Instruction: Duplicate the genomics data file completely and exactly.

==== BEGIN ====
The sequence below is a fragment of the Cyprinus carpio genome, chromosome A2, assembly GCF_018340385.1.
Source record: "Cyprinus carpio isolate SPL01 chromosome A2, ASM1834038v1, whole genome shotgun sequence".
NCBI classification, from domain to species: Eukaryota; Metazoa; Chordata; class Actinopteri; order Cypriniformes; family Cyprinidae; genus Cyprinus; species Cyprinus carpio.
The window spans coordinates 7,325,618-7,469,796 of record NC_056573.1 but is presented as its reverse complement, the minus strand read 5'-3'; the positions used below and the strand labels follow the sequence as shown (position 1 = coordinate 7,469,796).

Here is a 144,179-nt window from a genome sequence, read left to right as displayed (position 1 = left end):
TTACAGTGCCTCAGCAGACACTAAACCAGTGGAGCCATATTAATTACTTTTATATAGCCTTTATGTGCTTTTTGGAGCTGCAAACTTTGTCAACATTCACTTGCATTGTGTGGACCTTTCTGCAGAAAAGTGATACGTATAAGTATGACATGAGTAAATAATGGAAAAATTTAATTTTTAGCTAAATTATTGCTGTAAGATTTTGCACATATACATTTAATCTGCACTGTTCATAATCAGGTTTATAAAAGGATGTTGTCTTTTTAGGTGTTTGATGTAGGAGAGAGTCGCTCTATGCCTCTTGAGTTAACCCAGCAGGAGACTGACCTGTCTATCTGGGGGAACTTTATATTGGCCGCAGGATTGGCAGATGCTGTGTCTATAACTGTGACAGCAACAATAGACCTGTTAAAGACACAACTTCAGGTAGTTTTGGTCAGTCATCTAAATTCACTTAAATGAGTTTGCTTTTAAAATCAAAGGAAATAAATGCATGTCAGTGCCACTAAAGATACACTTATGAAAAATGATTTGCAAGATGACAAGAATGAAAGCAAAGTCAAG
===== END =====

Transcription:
The sequence below is a fragment of the Cyprinus carpio genome, chromosome A2, assembly GCF_018340385.1.
Source record: "Cyprinus carpio isolate SPL01 chromosome A2, ASM1834038v1, whole genome shotgun sequence".
NCBI classification, from domain to species: Eukaryota; Metazoa; Chordata; class Actinopteri; order Cypriniformes; family Cyprinidae; genus Cyprinus; species Cyprinus carpio.
The window spans coordinates 7,325,618-7,469,796 of record NC_056573.1 but is presented as its reverse complement, the minus strand read 5'-3'; the positions used below and the strand labels follow the sequence as shown (position 1 = coordinate 7,469,796).

Here is a 144,179-nt window from a genome sequence, read left to right as displayed (position 1 = left end):
TTACAGTGCCTCAGCAGACACTAAACCAGTGGAGCCATATTAATTACTTTTATATAGCCTTTATGTGCTTTTTGGAGCTGCAAACTTTGTCAACATTCACTTGCATTGTGTGGACCTTTCTGCAGAAAAGTGATACGTATAAGTATGACATGAGTAAATAATGGAAAAATTTAATTTTTAGCTAAATTATTGCTGTAAGATTTTGCACATATACATTTAATCTGCACTGTTCATAATCAGGTTTATAAAAGGATGTTGTCTTTTTAGGTGTTTGATGTAGGAGAGAGTCGCTCTATGCCTCTTGAGTTAACCCAGCAGGAGACTGACCTGTCTATCTGGGGGAACTTTATATTGGCCGCAGGATTGGCAGATGCTGTGTCTATAACTGTGACAGCAACAATAGACCTGTTAAAGACACAACTTCAGGTAGTTTTGGTCAGTCATCTAAATTCACTTAAATGAGTTTGCTTTTAAAATCAAAGGAAATAAATGCATGTCAGTGCCACTAAAGATACACTTATGAAAAATGATTTGCAAGATGACAAGAATGAAAGCAAAGTCAAG